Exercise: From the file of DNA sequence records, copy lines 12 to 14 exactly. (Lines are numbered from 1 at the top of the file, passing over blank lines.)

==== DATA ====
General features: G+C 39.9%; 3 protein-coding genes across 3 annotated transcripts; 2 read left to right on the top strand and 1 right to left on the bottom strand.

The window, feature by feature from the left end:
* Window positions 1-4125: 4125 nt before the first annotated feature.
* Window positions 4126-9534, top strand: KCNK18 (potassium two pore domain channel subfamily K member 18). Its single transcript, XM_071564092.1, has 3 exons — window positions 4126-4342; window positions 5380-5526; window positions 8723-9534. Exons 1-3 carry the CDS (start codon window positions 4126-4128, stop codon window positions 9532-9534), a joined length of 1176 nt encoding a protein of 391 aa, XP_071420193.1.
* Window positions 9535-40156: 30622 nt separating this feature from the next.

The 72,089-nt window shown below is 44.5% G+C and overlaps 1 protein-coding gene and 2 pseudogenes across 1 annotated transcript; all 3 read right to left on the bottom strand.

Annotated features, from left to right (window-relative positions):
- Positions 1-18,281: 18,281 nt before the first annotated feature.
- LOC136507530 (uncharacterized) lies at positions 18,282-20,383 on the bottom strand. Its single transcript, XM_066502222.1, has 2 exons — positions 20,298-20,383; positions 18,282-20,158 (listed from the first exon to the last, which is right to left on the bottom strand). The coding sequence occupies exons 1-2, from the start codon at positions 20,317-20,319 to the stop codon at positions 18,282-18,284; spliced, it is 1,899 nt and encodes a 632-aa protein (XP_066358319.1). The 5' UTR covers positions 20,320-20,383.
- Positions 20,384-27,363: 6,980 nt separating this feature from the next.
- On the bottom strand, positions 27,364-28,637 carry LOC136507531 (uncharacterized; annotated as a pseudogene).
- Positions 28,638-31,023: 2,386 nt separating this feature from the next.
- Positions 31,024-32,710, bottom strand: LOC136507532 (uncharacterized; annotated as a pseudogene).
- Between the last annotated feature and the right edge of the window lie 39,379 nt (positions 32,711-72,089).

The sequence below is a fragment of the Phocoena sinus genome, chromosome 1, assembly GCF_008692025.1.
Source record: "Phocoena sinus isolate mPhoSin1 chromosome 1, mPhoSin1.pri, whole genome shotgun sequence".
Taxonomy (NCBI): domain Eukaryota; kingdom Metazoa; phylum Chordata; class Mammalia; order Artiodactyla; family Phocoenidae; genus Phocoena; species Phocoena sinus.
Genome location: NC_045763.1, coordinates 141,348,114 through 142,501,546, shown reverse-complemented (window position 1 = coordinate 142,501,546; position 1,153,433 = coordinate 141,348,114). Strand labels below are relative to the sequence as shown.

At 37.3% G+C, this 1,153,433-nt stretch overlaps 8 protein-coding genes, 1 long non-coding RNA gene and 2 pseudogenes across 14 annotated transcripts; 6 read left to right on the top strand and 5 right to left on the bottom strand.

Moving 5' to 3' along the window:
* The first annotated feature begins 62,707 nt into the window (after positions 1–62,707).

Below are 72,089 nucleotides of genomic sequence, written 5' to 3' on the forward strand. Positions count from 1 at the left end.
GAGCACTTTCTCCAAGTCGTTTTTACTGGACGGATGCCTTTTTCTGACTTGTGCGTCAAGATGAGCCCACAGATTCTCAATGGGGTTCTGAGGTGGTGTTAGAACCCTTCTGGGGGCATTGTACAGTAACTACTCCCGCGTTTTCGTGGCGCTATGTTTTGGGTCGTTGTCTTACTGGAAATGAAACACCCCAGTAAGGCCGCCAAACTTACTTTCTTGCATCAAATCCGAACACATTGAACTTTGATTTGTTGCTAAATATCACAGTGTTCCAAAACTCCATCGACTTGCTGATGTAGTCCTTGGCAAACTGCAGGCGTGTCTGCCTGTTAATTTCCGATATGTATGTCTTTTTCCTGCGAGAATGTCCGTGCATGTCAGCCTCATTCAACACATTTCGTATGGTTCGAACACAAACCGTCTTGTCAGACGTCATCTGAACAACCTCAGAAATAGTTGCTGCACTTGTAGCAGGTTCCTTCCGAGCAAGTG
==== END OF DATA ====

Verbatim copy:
- Positions 28,638-31,023: 2,386 nt separating this feature from the next.
- Positions 31,024-32,710, bottom strand: LOC136507532 (uncharacterized; annotated as a pseudogene).
- Between the last annotated feature and the right edge of the window lie 39,379 nt (positions 32,711-72,089).